Millions of years go missing: New research identifies a gap in sediments and questions simple groundwater models on the Liverpool Plains, NSW, Australia
Have you have ever wondered what lies beneath the fertile soils of the southern Liverpool Plains in New South Wales, Australia? Researchers from UNSW’s Connected Waters Initiative (CWI) Research Centre now have an answer…
A new research paper published in the Australian Journal of Earth Sciences reports on a detailed subsurface study was conducted in the southern Liverpool Plains. (See Figure 1) At Cattle Lane, 20 km west of Quirindi, a core extracted from the upper 30m of sediment was analysed in detail. The material consists of a vertical mixture of sand and clay with shells interspersed. The shells were identified as inland freshwater species and provide evidence of a frequent shallow and muddy freshwater environment at various times throughout the last 114,000 years.
Microscopic analysis of the sediment grains also found evidence of dust deposition throughout time. The dust was blown in carrying salt crystals and mixed with local clay sediments. It is this salt that has caused salinization of the shallow groundwater throughout many areas of the Liverpool Plains.
Dating of the core sediments revealed that the material has been accumulating at a rate of 0.25m per thousand years, with the bottom of the sediments dating back to 114,000 years. By comparing our upper sediment dates to nearby studies on preserved pollen, we have identified a 2.4 million year gap in sedimentation between the deeper sediments and this upper 30m.
The missing millions of years of sediments highlight the complex process of deposition and erosion in fluvial systems. Meandering rivers leave behind a complex stacked sedimentary sequence, and this has to be understood if we are to predict the impacts of climate variability, mining, gas production and irrigated agriculture.
When doing Environmental Impact Assessments we need to know at the local scale if there is high vertical hydraulic connectivity associated with well-connected vertically stacked sand-filled paleochannels, or if there is a hydraulic barrier due to a mixture of in-channel sands, near-bank silts and floodplain clay deposits. Knowing the local sedimentary sequence is the only way to determine whether the high saline shallow groundwater, associated with the dust deposits, will be mobilised by erosion or a change of the water balance.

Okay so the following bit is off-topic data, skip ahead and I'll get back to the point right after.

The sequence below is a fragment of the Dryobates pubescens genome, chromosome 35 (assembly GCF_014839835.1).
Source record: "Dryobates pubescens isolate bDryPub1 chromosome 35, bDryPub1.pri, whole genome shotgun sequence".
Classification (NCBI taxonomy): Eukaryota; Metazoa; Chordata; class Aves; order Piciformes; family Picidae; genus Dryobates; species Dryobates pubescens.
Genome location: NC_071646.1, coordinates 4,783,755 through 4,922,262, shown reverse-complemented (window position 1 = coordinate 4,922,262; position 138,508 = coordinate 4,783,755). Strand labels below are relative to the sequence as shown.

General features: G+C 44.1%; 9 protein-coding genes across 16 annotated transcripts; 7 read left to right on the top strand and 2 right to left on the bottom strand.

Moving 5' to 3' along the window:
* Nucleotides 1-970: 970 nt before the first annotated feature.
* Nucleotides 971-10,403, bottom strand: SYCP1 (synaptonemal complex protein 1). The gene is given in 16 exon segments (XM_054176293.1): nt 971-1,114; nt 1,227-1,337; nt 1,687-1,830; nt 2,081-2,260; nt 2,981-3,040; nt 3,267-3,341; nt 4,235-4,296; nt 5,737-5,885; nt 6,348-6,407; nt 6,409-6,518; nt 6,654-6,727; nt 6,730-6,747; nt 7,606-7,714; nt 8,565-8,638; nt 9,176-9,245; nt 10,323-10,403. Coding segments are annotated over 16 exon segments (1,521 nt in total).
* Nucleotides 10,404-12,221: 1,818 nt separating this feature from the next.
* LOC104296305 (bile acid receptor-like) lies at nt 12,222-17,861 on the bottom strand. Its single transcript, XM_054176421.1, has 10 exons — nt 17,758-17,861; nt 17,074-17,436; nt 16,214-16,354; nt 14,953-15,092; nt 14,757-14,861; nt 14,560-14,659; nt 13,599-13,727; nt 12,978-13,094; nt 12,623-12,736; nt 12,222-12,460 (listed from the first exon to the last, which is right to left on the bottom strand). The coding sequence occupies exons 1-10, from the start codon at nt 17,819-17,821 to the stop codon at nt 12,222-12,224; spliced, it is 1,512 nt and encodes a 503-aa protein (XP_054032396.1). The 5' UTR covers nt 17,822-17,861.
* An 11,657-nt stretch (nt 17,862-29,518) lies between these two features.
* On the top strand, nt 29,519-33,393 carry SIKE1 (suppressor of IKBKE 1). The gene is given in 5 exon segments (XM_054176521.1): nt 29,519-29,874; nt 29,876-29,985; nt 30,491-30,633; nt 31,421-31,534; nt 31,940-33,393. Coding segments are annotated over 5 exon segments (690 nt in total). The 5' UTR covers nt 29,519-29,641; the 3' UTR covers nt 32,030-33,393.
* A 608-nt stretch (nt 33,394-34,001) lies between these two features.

The complexity of the sedimentary sequence from this core, and other CWI research findings throughout the catchment, challenge the widely accepted geological framework used to manage groundwater resources in the Liverpool Plains. Current groundwater models being used to forecast the impact of mining and agriculture on the groundwater resources use an overly simplistic two layer model of the paleovalley-filling sediments. Such simple models cannot be used to accurately model local impacts.
To achieve better assessment of local scale impacts, future groundwater models need to incorporate more geologically realistic aquifer architecture (palaeochannel belts, floodplain deposits, etc.). Modelling local scale impacts will become more important as we juggle the impacts of climate variability, agriculture, coal mining, and coal seam gas developments throughout the Namoi River catchment in north-eastern New South Wales.
Find out more about this research by reading the full paper, ‘Late Cenozoic paleovalley fill sequence from the Southern Liverpool Plains, New South Wales – implications for groundwater resource evaluation’, online in Australian Journal of Earth Sciences at: http://www.tandfonline.com/doi/full/10.1080/08120099.2015.1086815